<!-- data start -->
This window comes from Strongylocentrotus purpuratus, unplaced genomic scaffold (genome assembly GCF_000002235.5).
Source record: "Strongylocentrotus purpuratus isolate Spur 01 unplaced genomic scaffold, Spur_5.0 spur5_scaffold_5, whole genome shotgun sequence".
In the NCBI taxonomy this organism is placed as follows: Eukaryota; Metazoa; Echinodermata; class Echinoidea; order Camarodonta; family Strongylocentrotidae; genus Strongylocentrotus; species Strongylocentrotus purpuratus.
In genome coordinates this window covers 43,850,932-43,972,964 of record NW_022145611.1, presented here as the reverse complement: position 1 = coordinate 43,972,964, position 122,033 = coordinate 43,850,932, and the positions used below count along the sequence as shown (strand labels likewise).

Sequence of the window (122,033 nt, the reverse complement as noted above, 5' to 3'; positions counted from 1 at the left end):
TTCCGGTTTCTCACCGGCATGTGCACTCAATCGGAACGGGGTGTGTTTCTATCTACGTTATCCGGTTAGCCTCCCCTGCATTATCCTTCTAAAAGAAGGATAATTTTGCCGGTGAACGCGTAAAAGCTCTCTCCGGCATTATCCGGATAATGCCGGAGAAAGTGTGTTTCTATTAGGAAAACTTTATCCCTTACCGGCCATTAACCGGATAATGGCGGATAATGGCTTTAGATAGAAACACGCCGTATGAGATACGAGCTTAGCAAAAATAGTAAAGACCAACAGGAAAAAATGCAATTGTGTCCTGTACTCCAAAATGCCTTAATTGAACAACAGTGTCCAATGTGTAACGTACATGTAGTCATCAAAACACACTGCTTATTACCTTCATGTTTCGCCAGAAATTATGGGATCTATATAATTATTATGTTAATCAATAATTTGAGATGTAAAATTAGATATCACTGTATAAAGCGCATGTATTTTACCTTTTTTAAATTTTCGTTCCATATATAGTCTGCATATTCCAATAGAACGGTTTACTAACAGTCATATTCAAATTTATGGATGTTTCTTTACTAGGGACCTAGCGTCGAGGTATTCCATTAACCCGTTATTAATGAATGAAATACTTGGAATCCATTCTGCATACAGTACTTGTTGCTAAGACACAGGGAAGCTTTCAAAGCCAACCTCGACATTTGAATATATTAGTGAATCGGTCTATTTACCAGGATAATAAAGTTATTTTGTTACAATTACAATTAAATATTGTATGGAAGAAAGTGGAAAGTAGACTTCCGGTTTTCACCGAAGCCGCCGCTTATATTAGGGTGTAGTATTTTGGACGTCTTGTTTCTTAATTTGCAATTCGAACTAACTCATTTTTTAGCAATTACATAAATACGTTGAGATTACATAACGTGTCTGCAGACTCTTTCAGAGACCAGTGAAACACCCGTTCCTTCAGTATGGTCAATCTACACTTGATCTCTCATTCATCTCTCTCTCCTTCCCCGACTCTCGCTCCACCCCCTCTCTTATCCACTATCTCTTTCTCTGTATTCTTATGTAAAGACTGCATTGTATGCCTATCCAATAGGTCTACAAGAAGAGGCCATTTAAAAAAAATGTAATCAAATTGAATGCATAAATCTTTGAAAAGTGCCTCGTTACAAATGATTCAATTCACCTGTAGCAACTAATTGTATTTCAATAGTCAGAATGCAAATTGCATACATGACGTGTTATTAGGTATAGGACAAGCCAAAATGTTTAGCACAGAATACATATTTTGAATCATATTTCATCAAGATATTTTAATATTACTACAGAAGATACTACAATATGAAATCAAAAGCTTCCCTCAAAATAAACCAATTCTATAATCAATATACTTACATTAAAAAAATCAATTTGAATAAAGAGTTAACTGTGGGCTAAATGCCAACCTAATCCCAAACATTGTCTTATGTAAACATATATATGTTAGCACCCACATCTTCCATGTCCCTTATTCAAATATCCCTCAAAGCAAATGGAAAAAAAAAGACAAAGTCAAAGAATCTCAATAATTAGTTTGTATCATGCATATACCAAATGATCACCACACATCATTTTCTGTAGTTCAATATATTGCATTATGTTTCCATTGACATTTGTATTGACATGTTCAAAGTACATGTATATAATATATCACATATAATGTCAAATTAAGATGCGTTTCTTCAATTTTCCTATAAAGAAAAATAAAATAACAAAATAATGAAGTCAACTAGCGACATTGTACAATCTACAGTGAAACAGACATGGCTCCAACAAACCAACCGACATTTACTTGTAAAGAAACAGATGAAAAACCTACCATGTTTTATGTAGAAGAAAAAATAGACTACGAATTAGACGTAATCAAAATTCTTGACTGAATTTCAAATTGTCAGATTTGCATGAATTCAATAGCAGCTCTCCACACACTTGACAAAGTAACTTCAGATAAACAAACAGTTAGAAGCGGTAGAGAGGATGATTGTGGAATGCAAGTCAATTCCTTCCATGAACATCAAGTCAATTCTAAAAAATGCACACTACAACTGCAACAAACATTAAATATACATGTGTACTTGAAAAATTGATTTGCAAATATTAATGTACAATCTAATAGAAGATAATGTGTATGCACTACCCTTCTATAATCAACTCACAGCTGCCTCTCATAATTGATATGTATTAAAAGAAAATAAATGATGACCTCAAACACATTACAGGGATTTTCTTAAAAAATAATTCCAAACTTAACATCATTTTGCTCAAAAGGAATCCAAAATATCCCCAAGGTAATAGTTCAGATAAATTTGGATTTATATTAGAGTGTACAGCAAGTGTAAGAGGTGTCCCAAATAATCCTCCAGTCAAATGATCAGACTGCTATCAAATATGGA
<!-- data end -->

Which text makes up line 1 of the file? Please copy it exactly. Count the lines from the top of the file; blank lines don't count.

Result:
This window comes from Strongylocentrotus purpuratus, unplaced genomic scaffold (genome assembly GCF_000002235.5).